Hundreds of staff at the Royal Infirmary of Edinburgh have had their annual parking permits revoked - due to a lack of parking space.
The much delayed new Royal Hospital for Children and Young People will open at Little France in July, bringing the number of staff to around 30,000.
But plans for the £150 million facility have not included further provision for staff parking leading to fears of parking chaos in the summer.
NHS Lothian say local authority planning regulations have restricted the number of parking spaces allowed at the site, with 1,125 staff and 948 public spaces available from July.
The number of employees who can claim a £240 parking permit, from A&E staff to surgeons, has been slashed - with hundreds now handed a three month notice period.
Chairman of BMA’s local negotiating committee for Lothian, Karen Darragh, is a consultant in acute speciality and has had her permit revoked after more than a decade.
She told the Evening News: “I have no idea why no additional parking has been provided for the site. We’ve known about these hospitals moving to this site for a long time.
“Morale is terrible and this is only going to have a detrimental impact on recruiting and retention of members of staff.
“For those staff with fixed times and on bus routes will be able to use public transport but in my line of work it’s just not possible.
“I can be called out to hospitals at all hours so hopefully we can appeal or negotiate with the trust. We don’t want this having any impact on the service we provide to our patients.”
Staff are being encouraged to use public transport to the hospital. Those who drive will have to pay £7 a day at the hospital car park or park off site and walk in. Staff safety fears were sparked recently after a sexual assault on two women in the Little France area in February.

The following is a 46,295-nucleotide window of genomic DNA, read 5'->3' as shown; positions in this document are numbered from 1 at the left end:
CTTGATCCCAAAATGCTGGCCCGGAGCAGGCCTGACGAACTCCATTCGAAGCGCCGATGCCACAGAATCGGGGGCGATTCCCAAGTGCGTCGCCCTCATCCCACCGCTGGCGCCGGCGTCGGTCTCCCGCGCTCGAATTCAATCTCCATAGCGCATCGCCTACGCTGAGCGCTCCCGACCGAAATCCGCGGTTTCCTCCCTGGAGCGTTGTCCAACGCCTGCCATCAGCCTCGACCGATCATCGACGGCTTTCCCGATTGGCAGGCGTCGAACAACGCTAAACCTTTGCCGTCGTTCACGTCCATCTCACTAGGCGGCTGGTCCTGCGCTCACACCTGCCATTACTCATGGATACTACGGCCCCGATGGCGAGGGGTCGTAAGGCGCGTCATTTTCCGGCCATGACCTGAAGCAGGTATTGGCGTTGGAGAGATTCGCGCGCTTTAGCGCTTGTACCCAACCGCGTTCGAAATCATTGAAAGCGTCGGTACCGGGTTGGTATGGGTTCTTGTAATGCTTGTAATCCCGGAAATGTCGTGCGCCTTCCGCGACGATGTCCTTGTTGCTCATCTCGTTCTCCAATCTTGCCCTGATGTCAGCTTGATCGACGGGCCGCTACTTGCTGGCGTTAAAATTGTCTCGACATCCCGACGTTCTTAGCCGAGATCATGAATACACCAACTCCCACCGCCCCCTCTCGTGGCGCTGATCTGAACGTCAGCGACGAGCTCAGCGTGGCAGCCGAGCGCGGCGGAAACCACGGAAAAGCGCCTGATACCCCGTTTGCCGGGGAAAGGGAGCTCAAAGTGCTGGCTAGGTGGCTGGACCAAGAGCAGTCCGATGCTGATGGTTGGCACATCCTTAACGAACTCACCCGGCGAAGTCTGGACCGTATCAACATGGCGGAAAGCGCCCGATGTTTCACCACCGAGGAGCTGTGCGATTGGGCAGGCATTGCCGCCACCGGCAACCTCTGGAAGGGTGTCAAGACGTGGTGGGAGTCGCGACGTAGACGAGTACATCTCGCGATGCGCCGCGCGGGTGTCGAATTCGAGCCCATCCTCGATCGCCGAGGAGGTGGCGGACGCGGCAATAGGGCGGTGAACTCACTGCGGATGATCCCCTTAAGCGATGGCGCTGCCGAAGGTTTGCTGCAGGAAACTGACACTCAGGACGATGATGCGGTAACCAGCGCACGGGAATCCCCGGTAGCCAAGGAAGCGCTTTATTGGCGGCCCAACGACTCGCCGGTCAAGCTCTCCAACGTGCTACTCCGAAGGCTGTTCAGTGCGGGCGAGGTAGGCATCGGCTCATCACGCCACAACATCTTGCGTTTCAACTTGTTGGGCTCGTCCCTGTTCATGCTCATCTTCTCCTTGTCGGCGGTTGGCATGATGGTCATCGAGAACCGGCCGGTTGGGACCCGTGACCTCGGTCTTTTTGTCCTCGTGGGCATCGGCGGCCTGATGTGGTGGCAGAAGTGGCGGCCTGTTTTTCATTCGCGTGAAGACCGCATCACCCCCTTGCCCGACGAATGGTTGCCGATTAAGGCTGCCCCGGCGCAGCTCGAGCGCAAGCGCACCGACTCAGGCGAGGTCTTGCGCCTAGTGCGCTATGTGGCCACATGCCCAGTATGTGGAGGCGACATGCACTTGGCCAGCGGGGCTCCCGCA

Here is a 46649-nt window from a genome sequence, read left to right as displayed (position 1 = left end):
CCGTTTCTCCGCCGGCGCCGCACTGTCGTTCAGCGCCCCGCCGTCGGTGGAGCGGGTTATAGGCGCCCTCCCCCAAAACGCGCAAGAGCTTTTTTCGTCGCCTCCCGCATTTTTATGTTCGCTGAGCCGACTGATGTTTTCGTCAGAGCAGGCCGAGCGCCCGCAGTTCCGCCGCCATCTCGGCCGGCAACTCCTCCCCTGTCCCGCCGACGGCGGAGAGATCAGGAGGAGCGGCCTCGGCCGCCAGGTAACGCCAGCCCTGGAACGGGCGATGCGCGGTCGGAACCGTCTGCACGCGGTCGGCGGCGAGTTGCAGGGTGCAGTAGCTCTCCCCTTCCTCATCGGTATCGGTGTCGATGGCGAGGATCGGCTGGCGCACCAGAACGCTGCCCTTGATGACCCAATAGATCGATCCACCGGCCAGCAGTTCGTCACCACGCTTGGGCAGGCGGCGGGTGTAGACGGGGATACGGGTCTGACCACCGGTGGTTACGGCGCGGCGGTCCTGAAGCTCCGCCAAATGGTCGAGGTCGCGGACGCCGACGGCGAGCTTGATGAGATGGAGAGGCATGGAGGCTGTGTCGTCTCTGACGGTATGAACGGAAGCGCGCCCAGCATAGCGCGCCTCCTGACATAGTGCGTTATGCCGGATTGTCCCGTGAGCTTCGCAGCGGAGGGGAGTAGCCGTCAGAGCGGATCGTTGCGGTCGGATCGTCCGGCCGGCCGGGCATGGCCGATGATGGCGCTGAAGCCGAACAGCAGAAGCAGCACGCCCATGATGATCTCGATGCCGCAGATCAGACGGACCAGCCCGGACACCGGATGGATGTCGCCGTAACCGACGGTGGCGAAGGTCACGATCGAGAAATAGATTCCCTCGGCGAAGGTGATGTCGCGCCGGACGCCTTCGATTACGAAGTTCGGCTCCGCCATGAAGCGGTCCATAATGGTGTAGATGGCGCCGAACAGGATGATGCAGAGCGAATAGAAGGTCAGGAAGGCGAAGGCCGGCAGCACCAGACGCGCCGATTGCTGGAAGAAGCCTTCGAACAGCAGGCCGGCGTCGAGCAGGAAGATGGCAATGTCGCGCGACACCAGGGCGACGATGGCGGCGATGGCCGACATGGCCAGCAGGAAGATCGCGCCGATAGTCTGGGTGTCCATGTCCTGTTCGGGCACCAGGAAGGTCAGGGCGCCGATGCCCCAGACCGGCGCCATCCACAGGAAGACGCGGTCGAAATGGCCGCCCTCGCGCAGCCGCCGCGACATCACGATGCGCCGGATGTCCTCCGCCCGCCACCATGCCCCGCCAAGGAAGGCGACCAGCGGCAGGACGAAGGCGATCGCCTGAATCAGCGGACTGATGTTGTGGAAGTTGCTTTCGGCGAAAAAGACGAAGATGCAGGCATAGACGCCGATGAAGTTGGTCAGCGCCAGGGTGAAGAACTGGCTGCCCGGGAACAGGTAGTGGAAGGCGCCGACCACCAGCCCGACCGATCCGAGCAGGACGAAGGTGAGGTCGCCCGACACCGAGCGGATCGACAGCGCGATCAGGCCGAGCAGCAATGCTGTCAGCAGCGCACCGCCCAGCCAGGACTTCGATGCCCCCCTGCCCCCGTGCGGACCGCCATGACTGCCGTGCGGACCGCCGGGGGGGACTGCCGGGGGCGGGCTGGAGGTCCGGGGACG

Ms Darragh, 48, from East Lothian said: “When we have the influx of staff, patients and visitors it is going to be chaos. This has affected a wide range of staff from accident and emergency to surgeons and I just don’t understand why more car parking spaces have not been created to meet the demand.”
Unison Lothian health chairman Tam Waterson echoed Ms Darragh’s comments saying: “The lack of parking spaces has been a fundamental flaw in the plans since day one and we have huge sympathy for staff. There will be 30,000 people a day working at the sites each day and there’s just no space for them all.”
George Curley, director of facilities at NHS Lothian said: “The increasing volume of cars we see on our hospital sites has caused concerns related to traffic and patient safety, patient appointment delays and service delivery. To address these concerns, we recently reviewed our car parking processes across Lothian. All existing car parking permits and all new applications have been reviewed under the direction of this group to ensure fairness. An Appeals Group has been established. Our on-call staff can park on-site without a permit, provided they arrive and leave outwith normal working hours.”